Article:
Why should it be considered a bad thing?
          Has anyone actually lobbied for it?

          I have never heard of it being proposed.

          “There is no god, soabsolutely nothing is wrong with it!”

          Well if you can’t come up with a rational or secular reason against it, then there IS absolutely nothing wrong with it. :)

          If your sole reason against something is “god tells you so” it is not good enough for our laws. Your version of what God tells you will be different from what God told someone else. If we chose one instead of the other, we oppress them.

          If you can’t come up with why something wrong in any way other than “God says so” GOD HELP US ALL!!

          That is just admitting you are a psychopath on a divine leash. Unlike the rest of humanity, you are admitting to being bereft of empathy, understanding of fellow people and lacking a conscience. That without divine instruction or authority you would run amok and look to harm others.

          There is nothing more relative than “religious based morality”. As long as you think God approves, any act no matter how malicious or harmful is allowed. No consideration of reason or personal responsibility whatsoever.

  2. CarrotCakeMan

    Anti-gays have claimed for many years that all African Americans are anti-gay, but that nonsense was debunked, once and for all, last November in Maryland. Twice as many AA Maryland voters voted FOR marriage equality than voted to hurt same gender Maryland couples.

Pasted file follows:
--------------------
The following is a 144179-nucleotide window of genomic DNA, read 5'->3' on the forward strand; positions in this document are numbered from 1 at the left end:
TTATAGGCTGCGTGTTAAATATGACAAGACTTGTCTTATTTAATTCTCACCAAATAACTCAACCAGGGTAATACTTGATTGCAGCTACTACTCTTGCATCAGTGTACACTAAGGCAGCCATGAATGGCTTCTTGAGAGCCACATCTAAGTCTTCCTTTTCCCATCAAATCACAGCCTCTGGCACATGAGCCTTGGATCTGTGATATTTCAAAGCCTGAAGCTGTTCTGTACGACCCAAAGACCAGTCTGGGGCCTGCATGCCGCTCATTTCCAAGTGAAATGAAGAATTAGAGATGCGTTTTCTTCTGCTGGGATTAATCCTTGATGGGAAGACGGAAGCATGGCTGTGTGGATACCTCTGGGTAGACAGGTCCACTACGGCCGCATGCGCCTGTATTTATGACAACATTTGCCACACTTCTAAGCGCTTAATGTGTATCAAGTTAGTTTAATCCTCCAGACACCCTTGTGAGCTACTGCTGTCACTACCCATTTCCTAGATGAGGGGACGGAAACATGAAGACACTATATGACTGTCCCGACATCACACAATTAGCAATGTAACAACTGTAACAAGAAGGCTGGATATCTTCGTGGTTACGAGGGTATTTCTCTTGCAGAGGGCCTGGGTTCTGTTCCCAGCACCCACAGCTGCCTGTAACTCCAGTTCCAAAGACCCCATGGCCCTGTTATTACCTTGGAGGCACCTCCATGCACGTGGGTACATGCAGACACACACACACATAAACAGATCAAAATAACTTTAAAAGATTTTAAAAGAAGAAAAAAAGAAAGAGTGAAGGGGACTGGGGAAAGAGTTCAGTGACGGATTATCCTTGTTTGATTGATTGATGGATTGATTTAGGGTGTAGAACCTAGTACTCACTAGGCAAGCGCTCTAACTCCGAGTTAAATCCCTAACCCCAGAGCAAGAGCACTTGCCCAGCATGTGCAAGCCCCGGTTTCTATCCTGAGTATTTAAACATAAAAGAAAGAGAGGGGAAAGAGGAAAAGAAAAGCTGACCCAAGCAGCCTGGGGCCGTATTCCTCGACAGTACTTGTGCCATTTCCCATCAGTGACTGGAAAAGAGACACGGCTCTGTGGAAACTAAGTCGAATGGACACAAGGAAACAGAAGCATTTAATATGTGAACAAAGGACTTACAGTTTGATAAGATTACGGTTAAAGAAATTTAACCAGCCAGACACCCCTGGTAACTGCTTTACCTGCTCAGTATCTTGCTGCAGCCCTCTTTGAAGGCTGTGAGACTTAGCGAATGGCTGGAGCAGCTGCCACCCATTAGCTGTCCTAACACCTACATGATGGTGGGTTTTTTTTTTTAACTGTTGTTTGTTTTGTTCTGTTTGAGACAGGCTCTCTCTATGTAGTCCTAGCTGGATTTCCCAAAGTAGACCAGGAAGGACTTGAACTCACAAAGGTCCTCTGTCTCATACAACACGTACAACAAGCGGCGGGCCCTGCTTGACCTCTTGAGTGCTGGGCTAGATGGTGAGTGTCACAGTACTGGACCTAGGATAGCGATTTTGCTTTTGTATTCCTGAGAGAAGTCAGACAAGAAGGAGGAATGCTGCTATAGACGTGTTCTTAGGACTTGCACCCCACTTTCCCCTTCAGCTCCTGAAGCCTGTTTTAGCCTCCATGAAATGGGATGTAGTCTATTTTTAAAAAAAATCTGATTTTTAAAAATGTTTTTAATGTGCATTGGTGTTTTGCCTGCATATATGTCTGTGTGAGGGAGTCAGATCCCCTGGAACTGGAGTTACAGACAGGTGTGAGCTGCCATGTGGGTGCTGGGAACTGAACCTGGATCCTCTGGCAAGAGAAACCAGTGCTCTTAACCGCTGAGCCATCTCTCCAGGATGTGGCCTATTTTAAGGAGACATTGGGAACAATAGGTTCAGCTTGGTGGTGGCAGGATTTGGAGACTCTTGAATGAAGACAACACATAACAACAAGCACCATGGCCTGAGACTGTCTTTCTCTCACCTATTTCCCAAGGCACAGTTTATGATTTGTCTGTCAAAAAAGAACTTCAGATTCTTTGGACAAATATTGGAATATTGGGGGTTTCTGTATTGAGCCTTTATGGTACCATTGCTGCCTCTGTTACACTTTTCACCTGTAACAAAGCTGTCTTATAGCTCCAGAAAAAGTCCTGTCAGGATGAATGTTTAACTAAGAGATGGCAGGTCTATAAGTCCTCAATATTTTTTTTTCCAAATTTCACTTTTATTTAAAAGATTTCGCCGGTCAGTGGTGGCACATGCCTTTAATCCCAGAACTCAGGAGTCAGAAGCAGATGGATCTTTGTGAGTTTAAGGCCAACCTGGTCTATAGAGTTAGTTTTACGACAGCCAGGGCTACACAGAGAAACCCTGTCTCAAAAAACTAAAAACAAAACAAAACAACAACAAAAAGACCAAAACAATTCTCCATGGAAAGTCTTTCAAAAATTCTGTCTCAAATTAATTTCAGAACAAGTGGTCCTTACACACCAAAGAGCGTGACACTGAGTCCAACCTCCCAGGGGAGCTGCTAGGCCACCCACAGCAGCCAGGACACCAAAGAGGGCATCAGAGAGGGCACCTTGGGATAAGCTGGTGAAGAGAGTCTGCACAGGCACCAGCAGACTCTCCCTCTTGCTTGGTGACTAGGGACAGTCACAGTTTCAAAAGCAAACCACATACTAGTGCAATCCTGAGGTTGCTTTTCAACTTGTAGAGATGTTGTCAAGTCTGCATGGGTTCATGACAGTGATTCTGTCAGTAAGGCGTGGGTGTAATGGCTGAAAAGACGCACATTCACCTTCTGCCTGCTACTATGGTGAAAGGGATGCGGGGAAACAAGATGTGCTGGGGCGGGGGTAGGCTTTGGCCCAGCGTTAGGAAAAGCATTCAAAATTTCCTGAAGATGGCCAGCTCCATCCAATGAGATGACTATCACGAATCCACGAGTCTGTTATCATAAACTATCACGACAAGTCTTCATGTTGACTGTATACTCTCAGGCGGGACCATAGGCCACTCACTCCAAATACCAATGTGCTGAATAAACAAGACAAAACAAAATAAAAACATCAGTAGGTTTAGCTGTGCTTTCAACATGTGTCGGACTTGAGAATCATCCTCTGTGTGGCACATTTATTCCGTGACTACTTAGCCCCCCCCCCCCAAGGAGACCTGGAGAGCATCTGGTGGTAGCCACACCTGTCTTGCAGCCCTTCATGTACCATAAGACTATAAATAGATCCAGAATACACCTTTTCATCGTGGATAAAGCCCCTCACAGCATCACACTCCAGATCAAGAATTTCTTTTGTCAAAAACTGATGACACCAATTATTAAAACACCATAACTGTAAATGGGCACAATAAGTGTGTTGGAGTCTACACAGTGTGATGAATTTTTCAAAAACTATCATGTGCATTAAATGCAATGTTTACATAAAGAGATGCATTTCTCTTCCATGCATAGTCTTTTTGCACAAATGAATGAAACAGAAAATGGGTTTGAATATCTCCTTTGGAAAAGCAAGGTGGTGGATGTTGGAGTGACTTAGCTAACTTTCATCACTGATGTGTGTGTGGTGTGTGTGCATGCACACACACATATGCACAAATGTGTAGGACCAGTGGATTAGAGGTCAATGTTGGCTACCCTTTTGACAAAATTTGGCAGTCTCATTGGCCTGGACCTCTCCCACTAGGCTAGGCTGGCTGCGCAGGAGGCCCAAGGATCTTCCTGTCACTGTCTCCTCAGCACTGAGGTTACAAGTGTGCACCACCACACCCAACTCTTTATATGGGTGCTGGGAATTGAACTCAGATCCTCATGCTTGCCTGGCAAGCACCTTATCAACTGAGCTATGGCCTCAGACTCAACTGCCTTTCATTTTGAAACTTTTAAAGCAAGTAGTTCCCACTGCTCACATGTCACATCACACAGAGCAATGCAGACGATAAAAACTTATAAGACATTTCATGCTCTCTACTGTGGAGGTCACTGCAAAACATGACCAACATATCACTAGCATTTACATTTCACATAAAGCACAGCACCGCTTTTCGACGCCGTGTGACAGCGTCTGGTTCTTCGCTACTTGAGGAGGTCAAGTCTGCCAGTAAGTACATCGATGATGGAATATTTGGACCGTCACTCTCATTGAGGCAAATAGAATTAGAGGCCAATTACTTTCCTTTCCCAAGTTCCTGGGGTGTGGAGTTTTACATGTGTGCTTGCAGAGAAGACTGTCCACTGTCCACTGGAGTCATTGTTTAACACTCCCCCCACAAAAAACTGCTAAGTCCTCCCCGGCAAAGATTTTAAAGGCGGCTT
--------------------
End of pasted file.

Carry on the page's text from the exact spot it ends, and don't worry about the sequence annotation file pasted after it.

This all started in 2008, when an exit pollster in California announced the evening of the election that a large percentage of AA California voters had voted to hurt same gender California couples. No other exit polling firm had such figures, and this one polling firm corrected their mistake the next morning.

    Anti-gays try to fight the obvious comparison between racial discrimination and homophobia, but their lies about that have also been debunked. Science has proven sexual orientation is inborn and unchangeable. Several US federal and several US State High Courts have examined that evidence and ruled that discrimination on the basis of sexual orientation is similarly unconstitutional as discrimination based on race because BOTH are IMMUTABLE characteristics. That’s where the similarity ends, but it means it’s just as UNCONSTITUTIONAL and WRONG to try to HURT LGBT Americans with these dirty anti-gay Hate Votes as Jim Crow laws were.

    • “Immutable” huh? Meaning unchangeable.

      I knew a few guys who got married to a female, successfully had kids with them, then one day switched teams and are now openly gay. Didn’t they “change”?

      Couldn’t they change back? Since its obvious they were once hetero before? Or is going gay like joining the mafia and you can’t go back once you’ve wrapped you leather thonged booty in a rainbow flag parade?

      Could they not change daily according to how they feel?

      • CarrotCakeMan